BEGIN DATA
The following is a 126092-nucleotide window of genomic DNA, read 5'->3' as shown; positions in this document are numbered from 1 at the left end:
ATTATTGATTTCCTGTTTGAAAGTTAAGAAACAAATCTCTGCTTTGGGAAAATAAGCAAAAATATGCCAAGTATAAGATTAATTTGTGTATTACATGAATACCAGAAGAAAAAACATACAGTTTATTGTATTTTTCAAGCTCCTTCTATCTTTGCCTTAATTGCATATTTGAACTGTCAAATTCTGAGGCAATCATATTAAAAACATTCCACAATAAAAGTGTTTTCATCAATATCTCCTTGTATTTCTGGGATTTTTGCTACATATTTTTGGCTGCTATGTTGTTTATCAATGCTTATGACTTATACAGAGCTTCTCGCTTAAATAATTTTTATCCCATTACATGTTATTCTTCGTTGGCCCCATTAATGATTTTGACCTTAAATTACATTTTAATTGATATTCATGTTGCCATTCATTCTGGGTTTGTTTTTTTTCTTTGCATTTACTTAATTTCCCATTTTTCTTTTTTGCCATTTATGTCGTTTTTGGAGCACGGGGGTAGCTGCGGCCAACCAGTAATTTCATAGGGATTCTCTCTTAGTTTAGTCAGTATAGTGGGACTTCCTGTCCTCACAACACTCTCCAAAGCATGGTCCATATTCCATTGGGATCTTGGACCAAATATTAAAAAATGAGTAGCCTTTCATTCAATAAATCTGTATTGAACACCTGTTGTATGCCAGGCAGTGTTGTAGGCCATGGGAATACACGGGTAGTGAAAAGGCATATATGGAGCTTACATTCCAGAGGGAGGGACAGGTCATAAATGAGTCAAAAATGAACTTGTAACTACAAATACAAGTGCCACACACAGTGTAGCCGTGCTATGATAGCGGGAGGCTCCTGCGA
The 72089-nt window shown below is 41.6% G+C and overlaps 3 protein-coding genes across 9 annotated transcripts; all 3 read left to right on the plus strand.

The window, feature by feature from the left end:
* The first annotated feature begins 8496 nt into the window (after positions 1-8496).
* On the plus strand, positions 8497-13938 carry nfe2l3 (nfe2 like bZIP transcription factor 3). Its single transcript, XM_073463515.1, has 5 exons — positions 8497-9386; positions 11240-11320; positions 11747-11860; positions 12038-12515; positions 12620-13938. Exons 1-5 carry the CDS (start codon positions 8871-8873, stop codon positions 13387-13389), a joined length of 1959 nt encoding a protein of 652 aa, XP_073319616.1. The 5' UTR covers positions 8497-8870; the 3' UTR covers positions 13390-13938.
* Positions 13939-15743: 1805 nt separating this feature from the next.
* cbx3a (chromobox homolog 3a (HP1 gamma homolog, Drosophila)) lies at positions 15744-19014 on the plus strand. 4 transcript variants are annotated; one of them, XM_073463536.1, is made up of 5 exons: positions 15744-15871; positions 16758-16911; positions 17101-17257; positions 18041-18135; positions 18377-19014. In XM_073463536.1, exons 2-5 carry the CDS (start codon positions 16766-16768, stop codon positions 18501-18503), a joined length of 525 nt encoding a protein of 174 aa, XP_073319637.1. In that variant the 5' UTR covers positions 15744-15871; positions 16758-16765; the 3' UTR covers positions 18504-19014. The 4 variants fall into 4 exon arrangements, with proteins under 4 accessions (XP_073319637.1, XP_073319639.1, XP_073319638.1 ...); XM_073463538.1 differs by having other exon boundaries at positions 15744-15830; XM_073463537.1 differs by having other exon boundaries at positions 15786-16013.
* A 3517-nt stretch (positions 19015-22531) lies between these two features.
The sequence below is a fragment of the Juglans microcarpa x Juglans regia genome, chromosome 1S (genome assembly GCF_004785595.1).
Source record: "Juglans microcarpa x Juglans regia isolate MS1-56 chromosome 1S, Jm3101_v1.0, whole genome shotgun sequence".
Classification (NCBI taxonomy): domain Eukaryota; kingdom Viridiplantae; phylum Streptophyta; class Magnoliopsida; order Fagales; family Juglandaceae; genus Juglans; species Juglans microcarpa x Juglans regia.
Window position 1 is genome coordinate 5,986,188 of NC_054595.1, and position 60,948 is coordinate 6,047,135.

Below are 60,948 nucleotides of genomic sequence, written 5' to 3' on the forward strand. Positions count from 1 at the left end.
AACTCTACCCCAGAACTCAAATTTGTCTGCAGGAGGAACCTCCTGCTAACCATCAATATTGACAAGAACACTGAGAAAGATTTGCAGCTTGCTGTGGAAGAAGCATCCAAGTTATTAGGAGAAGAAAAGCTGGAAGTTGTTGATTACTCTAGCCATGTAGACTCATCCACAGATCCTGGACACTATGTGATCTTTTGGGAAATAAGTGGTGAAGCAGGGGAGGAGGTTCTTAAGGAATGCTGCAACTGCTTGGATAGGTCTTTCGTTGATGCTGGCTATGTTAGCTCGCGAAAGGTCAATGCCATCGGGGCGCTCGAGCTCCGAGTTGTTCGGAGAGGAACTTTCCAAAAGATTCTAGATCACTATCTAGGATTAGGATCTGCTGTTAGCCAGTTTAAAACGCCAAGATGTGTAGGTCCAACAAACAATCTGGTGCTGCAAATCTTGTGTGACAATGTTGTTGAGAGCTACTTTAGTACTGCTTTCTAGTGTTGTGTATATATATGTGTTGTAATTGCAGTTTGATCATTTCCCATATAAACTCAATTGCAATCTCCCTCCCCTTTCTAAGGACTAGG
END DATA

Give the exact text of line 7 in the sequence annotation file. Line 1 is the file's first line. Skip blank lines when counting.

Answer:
* Positions 13939-15743: 1805 nt separating this feature from the next.